Carla - I've Always Been Nuts

 

 

 

Dr. Howard, M.D.

 

 

 

My lifelong doctor had the bedside manner of a coroner.  He was also the best diagnostician you could hope for and if he detected any difficulty he made sure that you were at the front of the line with specialists with one phone call.  Such was the respect amongst his colleagues.

 

He had a number of phrases, none medical, that would shock most people.  He did his job efficiently and effectively once you became comfortable with his style; he converted you.  A phrase to speed the medical exam process was, “Talk to me, I am not a vet”.  When he gave a flu shot he would inevitably say, “This is going to hurt you, not me”, and jab.  Howard would take my blood pressure, gauge my heart and lungs, and say “You have the circulatory and pulmonary system of a 21-year-old, but look in the mirror”.

 

I took my son to see him when he was eight, ailing with a severe sinus infection.  This was a task usually conducted by the family’s clinician but my son was suffering and an appointment with that doctor was a week away.  I made one phone call to Howard and was in that evening.  Howard diagnosed the situation clearly and quickly and was writing a script when he asked, “Do you like liquid medicine or pills?” I began to answer on behalf of my son and Howard turned to me and said “I am talking to the patient, not you”, which put me in my place and endeared my son to him forever.  He became his doctor until Howard retired 31 years later.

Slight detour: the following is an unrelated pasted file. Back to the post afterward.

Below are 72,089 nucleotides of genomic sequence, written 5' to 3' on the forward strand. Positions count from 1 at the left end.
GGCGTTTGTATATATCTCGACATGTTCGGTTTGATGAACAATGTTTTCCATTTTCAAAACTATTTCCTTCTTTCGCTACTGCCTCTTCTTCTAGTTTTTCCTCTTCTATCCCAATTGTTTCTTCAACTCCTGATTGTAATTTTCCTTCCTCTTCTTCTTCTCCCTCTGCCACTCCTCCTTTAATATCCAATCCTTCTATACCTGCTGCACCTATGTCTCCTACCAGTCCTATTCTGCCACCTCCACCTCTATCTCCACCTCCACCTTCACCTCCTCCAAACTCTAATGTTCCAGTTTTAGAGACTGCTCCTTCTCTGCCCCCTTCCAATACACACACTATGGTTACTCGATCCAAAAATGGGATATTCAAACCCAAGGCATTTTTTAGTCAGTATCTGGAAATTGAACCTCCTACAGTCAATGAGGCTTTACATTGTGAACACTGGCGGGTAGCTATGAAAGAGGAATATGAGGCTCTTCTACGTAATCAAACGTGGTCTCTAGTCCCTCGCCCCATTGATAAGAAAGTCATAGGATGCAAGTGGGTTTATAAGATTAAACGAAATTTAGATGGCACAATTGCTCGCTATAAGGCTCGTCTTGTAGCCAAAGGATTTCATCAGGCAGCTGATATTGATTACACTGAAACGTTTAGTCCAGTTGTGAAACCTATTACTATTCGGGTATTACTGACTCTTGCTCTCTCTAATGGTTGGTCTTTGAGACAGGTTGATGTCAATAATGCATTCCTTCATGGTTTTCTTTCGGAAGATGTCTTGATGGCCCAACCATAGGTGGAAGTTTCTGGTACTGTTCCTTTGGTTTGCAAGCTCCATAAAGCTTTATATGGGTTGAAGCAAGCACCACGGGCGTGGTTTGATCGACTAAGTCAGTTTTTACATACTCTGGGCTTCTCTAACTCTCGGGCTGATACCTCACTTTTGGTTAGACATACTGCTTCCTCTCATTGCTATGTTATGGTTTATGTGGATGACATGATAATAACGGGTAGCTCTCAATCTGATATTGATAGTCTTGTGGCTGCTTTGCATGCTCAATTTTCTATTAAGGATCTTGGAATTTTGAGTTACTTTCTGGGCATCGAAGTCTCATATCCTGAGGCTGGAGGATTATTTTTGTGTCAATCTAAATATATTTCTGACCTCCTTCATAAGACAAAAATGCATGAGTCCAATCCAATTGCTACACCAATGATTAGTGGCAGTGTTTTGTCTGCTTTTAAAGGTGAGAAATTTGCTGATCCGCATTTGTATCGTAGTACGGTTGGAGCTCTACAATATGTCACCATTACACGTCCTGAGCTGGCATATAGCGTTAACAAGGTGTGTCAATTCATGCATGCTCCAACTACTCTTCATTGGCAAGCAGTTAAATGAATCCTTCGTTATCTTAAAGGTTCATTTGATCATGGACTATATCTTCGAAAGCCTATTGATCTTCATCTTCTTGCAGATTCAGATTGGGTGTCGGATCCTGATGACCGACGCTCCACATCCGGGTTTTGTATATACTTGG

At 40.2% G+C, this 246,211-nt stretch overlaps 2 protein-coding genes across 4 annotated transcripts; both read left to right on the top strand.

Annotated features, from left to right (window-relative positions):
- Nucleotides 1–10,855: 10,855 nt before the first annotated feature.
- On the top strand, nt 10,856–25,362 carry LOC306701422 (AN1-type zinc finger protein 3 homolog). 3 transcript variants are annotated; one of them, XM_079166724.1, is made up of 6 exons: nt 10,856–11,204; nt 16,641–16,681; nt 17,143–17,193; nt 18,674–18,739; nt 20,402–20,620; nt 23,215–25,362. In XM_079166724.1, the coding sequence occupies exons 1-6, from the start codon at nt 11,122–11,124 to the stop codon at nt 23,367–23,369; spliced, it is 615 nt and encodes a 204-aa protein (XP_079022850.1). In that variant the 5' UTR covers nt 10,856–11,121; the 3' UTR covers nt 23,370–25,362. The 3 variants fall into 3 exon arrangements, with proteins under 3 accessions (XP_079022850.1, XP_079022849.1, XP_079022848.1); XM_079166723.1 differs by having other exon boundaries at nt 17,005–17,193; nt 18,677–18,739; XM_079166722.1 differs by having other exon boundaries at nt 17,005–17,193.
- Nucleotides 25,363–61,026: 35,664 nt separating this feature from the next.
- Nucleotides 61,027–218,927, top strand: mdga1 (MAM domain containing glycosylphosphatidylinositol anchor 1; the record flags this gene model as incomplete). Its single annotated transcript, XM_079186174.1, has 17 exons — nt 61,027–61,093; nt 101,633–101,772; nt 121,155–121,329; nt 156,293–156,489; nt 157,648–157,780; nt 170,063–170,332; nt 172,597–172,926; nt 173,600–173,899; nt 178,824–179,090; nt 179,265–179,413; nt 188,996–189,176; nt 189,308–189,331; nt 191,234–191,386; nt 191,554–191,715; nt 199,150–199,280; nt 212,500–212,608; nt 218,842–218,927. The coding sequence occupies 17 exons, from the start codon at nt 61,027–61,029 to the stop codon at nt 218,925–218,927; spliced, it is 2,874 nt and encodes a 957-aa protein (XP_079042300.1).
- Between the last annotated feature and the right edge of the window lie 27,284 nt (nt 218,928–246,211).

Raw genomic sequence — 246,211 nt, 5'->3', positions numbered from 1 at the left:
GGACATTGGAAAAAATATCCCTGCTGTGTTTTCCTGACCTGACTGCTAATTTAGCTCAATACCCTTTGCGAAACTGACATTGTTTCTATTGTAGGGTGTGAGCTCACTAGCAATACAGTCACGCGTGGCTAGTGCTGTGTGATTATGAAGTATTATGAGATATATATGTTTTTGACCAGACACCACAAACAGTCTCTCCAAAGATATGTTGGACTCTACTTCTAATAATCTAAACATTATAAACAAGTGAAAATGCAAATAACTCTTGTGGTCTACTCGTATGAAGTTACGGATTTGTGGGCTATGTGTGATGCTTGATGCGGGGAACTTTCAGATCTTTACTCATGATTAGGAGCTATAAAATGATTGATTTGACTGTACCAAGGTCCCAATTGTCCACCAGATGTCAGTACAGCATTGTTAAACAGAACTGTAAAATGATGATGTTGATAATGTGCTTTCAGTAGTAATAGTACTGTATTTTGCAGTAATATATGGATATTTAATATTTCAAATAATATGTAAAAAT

As was inevitable with the aging process the dreaded prostate exam was called for.   “Howard, can’t we dispense with this and do a simple PSA test?”  He looked me in the eye while menacingly snapping his rubber surgical gloves and asked, “Do you think this is my favorite?  Assume the position.”  While the exam was in process with my trousers around my ankles and Howard’s hand on my shoulder, he muttered, “You only have to get nervous when you feel two hands on your shoulders”.

 

I went in to see him and he asked, “How old are you now?” I told him and he then prescribed an intensive examination process with a series of specialists, many tests, some very intrusive, that checked our every aspect of my health.  After all of these exams he confirmed my wellbeing, declaring that I didn’t have a single cancer cell in my body.  I asked him, “Why the tests?”  He said, “I am retiring and as one of my longest patients I wanted to leave knowing you were in good shape.”

 

I still feel bereft.

 

 





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